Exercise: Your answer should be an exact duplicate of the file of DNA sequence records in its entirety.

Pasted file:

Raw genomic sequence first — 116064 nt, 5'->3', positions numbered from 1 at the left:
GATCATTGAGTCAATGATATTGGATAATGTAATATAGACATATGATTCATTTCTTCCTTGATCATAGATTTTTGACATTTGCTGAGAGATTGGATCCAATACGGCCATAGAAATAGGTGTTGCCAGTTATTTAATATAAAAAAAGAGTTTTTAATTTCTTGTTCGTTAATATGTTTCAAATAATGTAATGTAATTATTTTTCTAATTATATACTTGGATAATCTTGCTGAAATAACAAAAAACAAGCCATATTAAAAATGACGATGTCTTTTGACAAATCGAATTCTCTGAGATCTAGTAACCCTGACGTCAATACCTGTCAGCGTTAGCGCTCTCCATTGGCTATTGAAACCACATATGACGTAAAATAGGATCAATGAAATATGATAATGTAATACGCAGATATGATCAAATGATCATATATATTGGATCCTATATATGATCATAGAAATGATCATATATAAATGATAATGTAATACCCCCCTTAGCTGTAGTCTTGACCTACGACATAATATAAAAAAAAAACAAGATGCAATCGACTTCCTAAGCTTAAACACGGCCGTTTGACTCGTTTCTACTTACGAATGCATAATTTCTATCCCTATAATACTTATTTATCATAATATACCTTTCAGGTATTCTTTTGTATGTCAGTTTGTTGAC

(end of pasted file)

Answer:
Raw genomic sequence first — 116064 nt, 5'->3', positions numbered from 1 at the left:
GATCATTGAGTCAATGATATTGGATAATGTAATATAGACATATGATTCATTTCTTCCTTGATCATAGATTTTTGACATTTGCTGAGAGATTGGATCCAATACGGCCATAGAAATAGGTGTTGCCAGTTATTTAATATAAAAAAAGAGTTTTTAATTTCTTGTTCGTTAATATGTTTCAAATAATGTAATGTAATTATTTTTCTAATTATATACTTGGATAATCTTGCTGAAATAACAAAAAACAAGCCATATTAAAAATGACGATGTCTTTTGACAAATCGAATTCTCTGAGATCTAGTAACCCTGACGTCAATACCTGTCAGCGTTAGCGCTCTCCATTGGCTATTGAAACCACATATGACGTAAAATAGGATCAATGAAATATGATAATGTAATACGCAGATATGATCAAATGATCATATATATTGGATCCTATATATGATCATAGAAATGATCATATATAAATGATAATGTAATACCCCCCTTAGCTGTAGTCTTGACCTACGACATAATATAAAAAAAAAACAAGATGCAATCGACTTCCTAAGCTTAAACACGGCCGTTTGACTCGTTTCTACTTACGAATGCATAATTTCTATCCCTATAATACTTATTTATCATAATATACCTTTCAGGTATTCTTTTGTATGTCAGTTTGTTGAC